By Stephanie Nebehay and Michael Shields
GENEVA, July 20 (Reuters) - South Africa's growing COVID-19 epidemic should be an alert to the rest of the continent to strengthen disease surveillance, the World Health Organization (WHO) said on Monday.
South Africa reported a surge of 13,373 new cases on Saturday, the fourth largest globally.
Botswana, Kenya, Namibia, Zambia and Zimbabwe also reported significant increases in cases over the past week, WHO's top emergencies expert Mike Ryan told a news conference.
"Even though the numbers in those other countries are smaller I think what we starting to see is a continued acceleration of transmission in a number of countries in sub-Saharan Africa and I think that has to be taken very, very seriously," he said.
"South Africa may unfortunately be a precursor, it may be a warning for what will happen in the rest of Africa. So I think this isn't just a wake-up call for South Africa ... we need to take what is happening in Africa very very seriously."
The WHO also warned that indigenous communities comprising half a million people around the world are especially at risk from the pandemic due to often poor living conditions.
Director general Tedros Adhanom Ghebreyesus said that as of July 6, there were more than 70,000 cases reported among indigenous peoples in the Americas, with more than 2,000 deaths.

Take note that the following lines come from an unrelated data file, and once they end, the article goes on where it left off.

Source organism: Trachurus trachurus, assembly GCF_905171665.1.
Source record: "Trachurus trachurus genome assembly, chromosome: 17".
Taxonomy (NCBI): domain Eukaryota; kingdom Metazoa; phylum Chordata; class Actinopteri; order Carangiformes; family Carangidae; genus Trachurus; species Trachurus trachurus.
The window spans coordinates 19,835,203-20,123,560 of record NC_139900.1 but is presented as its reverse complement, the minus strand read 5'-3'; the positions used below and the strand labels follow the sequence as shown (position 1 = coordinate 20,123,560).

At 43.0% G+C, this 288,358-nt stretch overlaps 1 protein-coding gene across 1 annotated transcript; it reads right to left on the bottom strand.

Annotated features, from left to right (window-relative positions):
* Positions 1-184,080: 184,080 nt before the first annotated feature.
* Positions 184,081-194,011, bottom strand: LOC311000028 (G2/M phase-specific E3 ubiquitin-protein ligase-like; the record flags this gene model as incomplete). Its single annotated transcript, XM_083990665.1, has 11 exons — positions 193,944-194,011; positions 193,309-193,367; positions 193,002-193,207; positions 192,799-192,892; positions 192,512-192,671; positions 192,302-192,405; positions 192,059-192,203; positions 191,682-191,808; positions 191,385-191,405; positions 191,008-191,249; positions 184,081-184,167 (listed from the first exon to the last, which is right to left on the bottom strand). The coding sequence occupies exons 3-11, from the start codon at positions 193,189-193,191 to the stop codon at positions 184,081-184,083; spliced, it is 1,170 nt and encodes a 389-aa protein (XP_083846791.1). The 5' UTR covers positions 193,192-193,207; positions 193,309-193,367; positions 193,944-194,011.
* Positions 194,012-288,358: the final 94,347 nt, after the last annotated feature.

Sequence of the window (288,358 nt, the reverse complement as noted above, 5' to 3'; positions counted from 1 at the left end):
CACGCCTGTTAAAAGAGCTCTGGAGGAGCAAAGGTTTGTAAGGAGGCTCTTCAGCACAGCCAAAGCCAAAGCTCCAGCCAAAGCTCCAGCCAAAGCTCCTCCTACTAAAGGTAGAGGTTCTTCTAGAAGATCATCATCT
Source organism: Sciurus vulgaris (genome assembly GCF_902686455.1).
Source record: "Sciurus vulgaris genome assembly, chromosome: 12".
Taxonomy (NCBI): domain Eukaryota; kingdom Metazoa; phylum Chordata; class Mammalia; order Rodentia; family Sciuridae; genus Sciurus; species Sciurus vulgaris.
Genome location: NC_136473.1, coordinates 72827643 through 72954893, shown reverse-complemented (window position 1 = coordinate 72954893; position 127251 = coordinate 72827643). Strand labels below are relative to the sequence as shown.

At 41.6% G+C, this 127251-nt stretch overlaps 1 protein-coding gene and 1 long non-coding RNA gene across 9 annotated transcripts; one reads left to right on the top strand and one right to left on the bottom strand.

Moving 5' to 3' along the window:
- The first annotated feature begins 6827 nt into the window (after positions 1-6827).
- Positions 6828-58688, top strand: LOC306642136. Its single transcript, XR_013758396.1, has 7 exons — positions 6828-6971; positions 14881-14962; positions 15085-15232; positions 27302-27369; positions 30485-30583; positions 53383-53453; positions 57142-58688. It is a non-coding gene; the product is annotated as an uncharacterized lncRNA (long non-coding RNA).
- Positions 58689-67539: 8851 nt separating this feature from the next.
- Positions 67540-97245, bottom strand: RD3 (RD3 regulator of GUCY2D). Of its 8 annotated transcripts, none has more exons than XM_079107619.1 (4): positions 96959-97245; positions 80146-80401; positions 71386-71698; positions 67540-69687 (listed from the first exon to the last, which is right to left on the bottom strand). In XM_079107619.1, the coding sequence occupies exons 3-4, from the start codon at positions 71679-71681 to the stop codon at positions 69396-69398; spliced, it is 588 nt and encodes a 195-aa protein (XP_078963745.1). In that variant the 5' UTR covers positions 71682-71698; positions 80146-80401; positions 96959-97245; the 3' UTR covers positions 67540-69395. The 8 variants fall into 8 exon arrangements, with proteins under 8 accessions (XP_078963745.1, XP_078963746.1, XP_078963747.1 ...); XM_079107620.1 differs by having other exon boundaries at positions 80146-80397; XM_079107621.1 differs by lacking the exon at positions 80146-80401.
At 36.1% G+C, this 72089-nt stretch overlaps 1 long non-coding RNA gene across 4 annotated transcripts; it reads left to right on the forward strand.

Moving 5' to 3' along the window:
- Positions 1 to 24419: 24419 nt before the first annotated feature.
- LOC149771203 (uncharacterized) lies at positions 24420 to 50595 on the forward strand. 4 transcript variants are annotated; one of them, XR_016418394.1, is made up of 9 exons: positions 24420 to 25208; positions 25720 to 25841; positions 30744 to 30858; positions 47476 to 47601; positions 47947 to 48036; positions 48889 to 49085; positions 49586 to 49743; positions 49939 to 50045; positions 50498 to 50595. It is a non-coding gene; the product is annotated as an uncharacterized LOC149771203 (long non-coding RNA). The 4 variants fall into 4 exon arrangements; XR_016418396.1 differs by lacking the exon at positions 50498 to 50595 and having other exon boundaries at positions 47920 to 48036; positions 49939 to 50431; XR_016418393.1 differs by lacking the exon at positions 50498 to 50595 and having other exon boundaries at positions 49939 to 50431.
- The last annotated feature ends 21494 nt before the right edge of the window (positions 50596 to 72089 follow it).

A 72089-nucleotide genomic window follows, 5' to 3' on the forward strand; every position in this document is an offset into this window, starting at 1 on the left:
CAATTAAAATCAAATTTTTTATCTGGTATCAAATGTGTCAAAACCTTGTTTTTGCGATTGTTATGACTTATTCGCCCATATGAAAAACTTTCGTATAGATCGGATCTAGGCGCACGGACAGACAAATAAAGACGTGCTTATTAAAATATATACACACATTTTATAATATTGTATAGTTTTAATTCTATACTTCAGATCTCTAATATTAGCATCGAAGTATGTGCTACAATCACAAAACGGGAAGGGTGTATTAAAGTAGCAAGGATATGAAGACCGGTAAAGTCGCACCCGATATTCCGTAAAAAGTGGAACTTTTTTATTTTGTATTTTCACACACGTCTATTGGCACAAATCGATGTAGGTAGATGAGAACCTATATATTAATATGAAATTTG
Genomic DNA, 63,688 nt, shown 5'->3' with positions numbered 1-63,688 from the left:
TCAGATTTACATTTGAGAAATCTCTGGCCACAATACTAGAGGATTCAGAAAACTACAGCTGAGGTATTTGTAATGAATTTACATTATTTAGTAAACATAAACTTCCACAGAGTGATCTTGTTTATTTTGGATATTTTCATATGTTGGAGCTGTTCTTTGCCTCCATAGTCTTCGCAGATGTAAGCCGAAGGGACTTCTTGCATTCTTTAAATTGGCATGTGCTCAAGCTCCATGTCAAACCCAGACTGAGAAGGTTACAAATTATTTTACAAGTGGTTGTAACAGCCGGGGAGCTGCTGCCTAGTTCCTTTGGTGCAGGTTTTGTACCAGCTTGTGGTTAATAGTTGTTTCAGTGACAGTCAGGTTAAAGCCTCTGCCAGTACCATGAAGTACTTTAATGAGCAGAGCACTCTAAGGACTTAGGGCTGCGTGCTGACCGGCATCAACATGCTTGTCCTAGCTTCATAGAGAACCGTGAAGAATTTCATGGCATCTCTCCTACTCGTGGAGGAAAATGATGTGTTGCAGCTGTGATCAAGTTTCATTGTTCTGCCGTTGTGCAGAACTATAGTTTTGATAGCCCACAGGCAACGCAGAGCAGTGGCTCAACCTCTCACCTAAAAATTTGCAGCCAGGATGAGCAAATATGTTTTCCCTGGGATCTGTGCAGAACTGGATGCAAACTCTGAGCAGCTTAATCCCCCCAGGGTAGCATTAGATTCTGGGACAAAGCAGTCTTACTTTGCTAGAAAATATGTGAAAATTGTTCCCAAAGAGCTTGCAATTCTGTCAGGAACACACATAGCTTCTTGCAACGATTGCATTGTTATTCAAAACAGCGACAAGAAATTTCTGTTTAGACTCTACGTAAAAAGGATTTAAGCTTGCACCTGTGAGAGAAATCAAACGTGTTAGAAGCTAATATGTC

"Indigenous peoples often have a high burden of poverty, unemployment, malnutrition and both communicable and non-communicable diseases, making them more vulnerable," Tedros said, adding that those in current epicentre the Americas were of particular concern.
The WHO boss urged nations to take all necessary health precautions, with special emphasis on contact tracing.
"We do not have to wait for a vaccine. We have to save lives now," he said.
Global infections stand at more than 14.5 million, according to a Reuters tally, with more than 600,000 deaths.
The WHO welcomed news that AstraZeneca's AZN.L experimental vaccine was safe and produced an immune response in early-stage clinical trials in healthy volunteers.
"We congratulate our colleagues for the progress they have made," Ryan said. "This is a positive result, but there is a long way to go ... We now need to move to large-scale trials."
(Reporting by Stephanie Nebehay and Michael Shields; Writing by Andrew Cawthorne; Editing by Andrew Heavens)
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